Family on the Allotment Plot

In the second half of the nineteenth century, allotment cultivation was very much a family-based activity. Large families were likely to fare better, as indeed were those, whose plots were on older sites, which were more productive due to the previous intense husbandry. Usually, the men carried out the heavier work, such as digging and manure spreading, while during the summer, the women and children undertook the weeding, watering and picking.

What Crops Were Grown

Potatoes and ‘green-stuff’ were the crops most universally grown, although wheat was also grown along with carrots, turnips, mangel-wurzel (yellow beet), barley, peas, oats, rye and cabbages. Potatoes were an important crop because they were not widely available for sale throughout the country, but as a food source, they were easy to prepare, and, unlike bread, potatoes needed no further processing (such as milling). They could be stored over the winter, and provided a nutritious food source, at a time when most labourers didn’t have enough to eat.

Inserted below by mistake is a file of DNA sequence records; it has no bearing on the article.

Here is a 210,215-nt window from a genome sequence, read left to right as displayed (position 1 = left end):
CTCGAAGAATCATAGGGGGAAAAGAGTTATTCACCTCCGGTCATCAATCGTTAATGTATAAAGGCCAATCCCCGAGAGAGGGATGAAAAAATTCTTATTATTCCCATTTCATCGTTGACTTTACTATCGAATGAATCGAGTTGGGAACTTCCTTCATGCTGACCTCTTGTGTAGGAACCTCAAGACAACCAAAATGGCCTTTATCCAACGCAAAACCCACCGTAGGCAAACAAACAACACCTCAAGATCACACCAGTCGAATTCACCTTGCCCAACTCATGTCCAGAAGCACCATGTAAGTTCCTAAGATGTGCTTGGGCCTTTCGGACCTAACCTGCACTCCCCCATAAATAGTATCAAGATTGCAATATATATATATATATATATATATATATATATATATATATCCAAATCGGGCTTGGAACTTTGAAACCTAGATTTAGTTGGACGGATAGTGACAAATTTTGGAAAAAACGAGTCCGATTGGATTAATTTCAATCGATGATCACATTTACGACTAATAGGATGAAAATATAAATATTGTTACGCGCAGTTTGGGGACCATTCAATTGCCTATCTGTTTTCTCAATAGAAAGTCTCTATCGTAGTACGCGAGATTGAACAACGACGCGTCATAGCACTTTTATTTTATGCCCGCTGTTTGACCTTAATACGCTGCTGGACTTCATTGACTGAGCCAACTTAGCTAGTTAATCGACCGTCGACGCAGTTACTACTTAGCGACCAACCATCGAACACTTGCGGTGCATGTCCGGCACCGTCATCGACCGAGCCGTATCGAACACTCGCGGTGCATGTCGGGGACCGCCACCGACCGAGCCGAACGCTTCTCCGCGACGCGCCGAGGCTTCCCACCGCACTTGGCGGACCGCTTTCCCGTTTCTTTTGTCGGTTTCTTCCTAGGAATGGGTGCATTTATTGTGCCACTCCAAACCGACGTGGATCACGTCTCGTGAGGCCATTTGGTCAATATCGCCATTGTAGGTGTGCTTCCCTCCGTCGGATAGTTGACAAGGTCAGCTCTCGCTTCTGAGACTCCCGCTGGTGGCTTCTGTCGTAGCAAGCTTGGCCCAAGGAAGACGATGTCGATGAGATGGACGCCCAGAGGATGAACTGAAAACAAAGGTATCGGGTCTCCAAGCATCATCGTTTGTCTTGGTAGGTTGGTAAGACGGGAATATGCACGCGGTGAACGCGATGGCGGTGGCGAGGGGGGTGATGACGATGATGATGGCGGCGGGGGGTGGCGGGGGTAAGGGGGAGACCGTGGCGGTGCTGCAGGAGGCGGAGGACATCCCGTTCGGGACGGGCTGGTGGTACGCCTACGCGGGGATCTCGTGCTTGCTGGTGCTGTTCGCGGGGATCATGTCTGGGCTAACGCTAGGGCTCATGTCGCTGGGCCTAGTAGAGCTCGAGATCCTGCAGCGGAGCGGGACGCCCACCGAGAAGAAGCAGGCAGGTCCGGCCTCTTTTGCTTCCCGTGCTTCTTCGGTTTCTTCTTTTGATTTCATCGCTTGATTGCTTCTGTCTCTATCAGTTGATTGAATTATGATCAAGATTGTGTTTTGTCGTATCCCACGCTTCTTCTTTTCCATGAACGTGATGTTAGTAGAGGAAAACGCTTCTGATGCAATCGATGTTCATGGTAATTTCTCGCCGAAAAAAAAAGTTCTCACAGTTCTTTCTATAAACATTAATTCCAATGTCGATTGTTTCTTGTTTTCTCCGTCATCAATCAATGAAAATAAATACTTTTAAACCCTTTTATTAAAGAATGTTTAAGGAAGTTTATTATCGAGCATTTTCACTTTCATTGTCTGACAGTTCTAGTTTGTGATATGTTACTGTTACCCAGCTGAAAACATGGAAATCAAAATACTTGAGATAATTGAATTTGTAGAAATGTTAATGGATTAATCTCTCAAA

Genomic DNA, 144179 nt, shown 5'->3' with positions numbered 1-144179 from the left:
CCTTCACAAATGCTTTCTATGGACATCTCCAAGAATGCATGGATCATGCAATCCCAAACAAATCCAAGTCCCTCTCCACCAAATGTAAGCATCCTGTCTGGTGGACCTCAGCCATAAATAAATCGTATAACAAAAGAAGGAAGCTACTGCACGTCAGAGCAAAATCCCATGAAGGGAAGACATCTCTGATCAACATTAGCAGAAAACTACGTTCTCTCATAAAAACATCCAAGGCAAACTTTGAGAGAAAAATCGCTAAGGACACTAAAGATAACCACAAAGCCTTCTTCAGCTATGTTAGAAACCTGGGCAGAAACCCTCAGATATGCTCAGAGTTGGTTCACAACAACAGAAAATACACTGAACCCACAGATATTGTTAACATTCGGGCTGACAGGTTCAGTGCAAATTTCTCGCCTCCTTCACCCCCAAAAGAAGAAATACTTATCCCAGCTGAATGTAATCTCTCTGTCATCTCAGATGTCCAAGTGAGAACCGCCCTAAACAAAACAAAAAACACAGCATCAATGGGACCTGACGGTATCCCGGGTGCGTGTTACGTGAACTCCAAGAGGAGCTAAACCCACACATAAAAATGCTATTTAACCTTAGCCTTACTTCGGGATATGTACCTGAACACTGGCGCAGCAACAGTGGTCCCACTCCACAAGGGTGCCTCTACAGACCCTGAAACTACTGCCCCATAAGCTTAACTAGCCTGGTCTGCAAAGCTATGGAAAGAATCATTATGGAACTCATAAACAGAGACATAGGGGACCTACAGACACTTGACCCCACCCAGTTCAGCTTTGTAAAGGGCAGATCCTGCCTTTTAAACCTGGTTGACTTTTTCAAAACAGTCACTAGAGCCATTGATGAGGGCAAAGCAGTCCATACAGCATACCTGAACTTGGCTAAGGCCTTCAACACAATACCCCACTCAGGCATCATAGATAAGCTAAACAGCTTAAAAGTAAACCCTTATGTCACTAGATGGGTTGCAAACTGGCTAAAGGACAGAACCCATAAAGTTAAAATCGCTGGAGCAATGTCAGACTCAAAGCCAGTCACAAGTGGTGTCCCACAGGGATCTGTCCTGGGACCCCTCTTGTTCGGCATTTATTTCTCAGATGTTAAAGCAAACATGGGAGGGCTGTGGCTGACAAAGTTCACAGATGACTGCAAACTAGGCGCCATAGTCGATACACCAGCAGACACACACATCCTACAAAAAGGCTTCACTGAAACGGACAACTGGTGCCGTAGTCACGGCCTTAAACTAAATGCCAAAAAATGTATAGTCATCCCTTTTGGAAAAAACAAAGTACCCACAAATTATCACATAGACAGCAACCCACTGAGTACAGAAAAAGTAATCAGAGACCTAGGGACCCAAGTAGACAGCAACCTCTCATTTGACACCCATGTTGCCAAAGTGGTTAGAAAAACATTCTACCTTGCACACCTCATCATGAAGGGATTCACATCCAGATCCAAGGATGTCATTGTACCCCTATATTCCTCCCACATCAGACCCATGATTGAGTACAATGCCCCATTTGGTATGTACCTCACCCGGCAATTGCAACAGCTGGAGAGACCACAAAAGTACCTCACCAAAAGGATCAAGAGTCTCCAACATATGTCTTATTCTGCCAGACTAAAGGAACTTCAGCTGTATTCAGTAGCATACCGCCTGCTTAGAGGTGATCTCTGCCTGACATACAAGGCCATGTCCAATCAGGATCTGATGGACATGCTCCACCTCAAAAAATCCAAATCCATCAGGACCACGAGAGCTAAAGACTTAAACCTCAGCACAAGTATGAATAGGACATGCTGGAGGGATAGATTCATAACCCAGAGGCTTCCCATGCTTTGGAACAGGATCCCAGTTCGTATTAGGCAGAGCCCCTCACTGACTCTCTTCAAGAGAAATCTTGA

They were also an economical investment with a high yield return. One wag told of how he had four potatoes to begin with, and they produced a peck. That peck produced three bushel, which produced thirty-nine bushel – that’s about 1.5 imperial tons!

Social Life on the Allotment

As the movement grew, a social and cultural way of life grew with it. Sometimes, there was an annual rent supper, which might offer roast beef and plum pudding. These occasions were also an opportunity for landlords to collect the rents, and tenants who made late payments were not allowed to attend. Sometimes, prizes such as, tools, money, or even fruit trees were awarded for the best specimens, the good management of allotments and the good conduct of the labourer. It was out of these early rent suppers that the current horticultural shows grew.

Today, allotments still require a high input to get a good return. Fortunately, digging ditches and carrying manure up four miles of steep hillside is not usually a requirement. On days when your back aches and your crops have been ruined through contamination by the inadvertent use of aminopyralid herbicide, spare a thought for those early pioneers and congratulate yourself for carrying on a very worthy heritage.